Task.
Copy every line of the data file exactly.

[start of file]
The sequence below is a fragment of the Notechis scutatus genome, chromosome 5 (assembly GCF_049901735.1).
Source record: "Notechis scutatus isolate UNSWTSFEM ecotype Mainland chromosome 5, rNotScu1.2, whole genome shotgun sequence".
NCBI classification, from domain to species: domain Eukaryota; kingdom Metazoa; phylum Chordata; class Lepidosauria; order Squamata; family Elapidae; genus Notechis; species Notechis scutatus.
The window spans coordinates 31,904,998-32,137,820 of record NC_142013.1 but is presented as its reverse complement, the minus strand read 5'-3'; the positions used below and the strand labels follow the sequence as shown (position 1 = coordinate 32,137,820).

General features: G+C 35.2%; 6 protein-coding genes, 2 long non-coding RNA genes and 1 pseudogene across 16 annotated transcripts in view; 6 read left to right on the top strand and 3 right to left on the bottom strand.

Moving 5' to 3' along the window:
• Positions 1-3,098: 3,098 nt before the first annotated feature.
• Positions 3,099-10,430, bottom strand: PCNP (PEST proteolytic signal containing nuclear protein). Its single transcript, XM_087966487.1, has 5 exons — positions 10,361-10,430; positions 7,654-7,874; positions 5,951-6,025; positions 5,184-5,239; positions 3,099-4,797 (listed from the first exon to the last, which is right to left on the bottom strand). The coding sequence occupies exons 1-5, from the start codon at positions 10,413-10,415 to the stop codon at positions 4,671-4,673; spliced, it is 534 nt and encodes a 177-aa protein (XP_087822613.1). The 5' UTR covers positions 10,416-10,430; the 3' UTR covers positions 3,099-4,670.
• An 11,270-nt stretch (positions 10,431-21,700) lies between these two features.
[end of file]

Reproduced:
The sequence below is a fragment of the Notechis scutatus genome, chromosome 5 (assembly GCF_049901735.1).
Source record: "Notechis scutatus isolate UNSWTSFEM ecotype Mainland chromosome 5, rNotScu1.2, whole genome shotgun sequence".
NCBI classification, from domain to species: domain Eukaryota; kingdom Metazoa; phylum Chordata; class Lepidosauria; order Squamata; family Elapidae; genus Notechis; species Notechis scutatus.
The window spans coordinates 31,904,998-32,137,820 of record NC_142013.1 but is presented as its reverse complement, the minus strand read 5'-3'; the positions used below and the strand labels follow the sequence as shown (position 1 = coordinate 32,137,820).

General features: G+C 35.2%; 6 protein-coding genes, 2 long non-coding RNA genes and 1 pseudogene across 16 annotated transcripts in view; 6 read left to right on the top strand and 3 right to left on the bottom strand.

Moving 5' to 3' along the window:
• Positions 1-3,098: 3,098 nt before the first annotated feature.
• Positions 3,099-10,430, bottom strand: PCNP (PEST proteolytic signal containing nuclear protein). Its single transcript, XM_087966487.1, has 5 exons — positions 10,361-10,430; positions 7,654-7,874; positions 5,951-6,025; positions 5,184-5,239; positions 3,099-4,797 (listed from the first exon to the last, which is right to left on the bottom strand). The coding sequence occupies exons 1-5, from the start codon at positions 10,413-10,415 to the stop codon at positions 4,671-4,673; spliced, it is 534 nt and encodes a 177-aa protein (XP_087822613.1). The 5' UTR covers positions 10,416-10,430; the 3' UTR covers positions 3,099-4,670.
• An 11,270-nt stretch (positions 10,431-21,700) lies between these two features.